5. Saaremaa Island
Straddling the border with Russia in the deep eastern recesses of Estonia, Narva has an altogether different character than the other major urban areas in this Baltic land. For one, the locals overwhelmingly speak Russian, and the character tends to lean eastwards to Moscow rather than westwards to Tallinn and the EU. Hermann Castle is the jewel in the Narva crown, standing tall and proud in whitewashed keeps and stony bulwarks above the city, while the brutalist reconstructed centre offers an interesting taste of the indelible Soviet influence. And then there’s the nearby resort strips of Narva-Joesuu, which come complete with the longest beach in the country and some acclaimed spas to boot.
7. Matsalu National Park
A truly beautiful patchwork of riparian wetlands, reed grass plains and blooming flood meadows on the courses of the Kasari River Delta, the Matsalu National Park is a veritable wonderland for nature lovers and wildlife seekers making their way through Estonia. The 400-square-kilometer park’s birds are particularly famous, coming complete with endangered species like the white-tailed eagle, colossal flocks of barnacle geese, tufted ducks and the single largest migrating amount of cranes on the continent (which can be seen stopping by here in Autumn). Wild horses can also be spotted grazing amidst the wetlands, roaming between the timber fishing huts and the tracks of the Suitsu hiking trail.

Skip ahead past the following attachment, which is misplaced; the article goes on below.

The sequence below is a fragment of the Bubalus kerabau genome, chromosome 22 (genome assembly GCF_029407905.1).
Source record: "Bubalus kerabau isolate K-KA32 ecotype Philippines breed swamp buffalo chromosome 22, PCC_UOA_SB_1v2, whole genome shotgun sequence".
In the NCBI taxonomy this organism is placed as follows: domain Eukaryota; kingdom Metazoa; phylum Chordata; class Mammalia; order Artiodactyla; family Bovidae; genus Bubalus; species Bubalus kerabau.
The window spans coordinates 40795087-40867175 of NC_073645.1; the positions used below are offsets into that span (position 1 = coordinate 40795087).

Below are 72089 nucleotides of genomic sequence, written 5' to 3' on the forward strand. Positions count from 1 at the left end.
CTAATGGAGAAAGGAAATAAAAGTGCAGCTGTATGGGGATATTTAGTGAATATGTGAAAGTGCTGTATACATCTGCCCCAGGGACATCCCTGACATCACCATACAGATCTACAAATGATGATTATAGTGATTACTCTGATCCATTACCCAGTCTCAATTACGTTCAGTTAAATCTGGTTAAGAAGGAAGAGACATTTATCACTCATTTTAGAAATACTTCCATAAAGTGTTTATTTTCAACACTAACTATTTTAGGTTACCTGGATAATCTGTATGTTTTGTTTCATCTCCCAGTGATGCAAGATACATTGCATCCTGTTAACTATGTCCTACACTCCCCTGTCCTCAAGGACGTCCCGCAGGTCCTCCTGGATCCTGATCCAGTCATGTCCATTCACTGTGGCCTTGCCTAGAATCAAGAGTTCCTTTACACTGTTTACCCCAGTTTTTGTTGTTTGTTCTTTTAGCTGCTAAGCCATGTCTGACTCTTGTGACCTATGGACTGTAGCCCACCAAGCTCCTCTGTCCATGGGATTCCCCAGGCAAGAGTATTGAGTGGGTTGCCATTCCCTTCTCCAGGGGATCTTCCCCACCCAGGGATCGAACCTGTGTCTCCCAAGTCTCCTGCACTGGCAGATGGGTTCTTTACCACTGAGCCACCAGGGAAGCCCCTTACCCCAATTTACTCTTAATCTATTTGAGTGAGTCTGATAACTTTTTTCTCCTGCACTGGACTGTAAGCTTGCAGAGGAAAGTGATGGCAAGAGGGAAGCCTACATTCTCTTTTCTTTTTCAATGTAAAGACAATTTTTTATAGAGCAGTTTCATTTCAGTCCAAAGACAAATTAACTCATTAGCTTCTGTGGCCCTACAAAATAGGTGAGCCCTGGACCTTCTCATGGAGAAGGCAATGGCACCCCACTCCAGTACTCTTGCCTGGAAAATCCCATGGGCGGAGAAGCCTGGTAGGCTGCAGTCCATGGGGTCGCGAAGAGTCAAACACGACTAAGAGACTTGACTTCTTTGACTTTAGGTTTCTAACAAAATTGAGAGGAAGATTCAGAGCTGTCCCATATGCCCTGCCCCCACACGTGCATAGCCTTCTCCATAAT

8. Hiiumaa Island
Tartu may officially be Estonia’s second city, but the locals prefer to see themselves more as joint first. Fiercely independent from the much larger capital in the north, this southern stronghold of students and Russian speakers is known for its intellectual accomplishments above all else. It has the most prestigious university in Estonia, which rises in a series of neoclassical columns right in the midst of the town. Nearby stands the leafy reaches of Toomemagi; the historic citadel of the city where now the ruined nave of Tartu Cathedral exudes a haunting historicity. Tartu also pulses with youthful energy thanks to its many lecture halls, and al fresco beer bars and underground clubs claim the summertime nights.
Traces of human habitation dating back more than three millennia have helped to make Tuhala one of Estonia’s major historic sites; a place offering a glimpse at the centuries before Tallinn’s great medieval bulwarks were even raised. Yes sir, this earthy region is home to mysterious collections of cult stones and ancient religious statues, curious cup-marked carvings and sacred sites oozing pre-Christian traditions. There are also aged timber roads dating from the fourth century, and – of course – the legendary Witch’s Well – a unique phenomenon that occurs when the subterranean channels of the region’s karst system bubble up and overflow from a rustic well into the surrounding farmlands.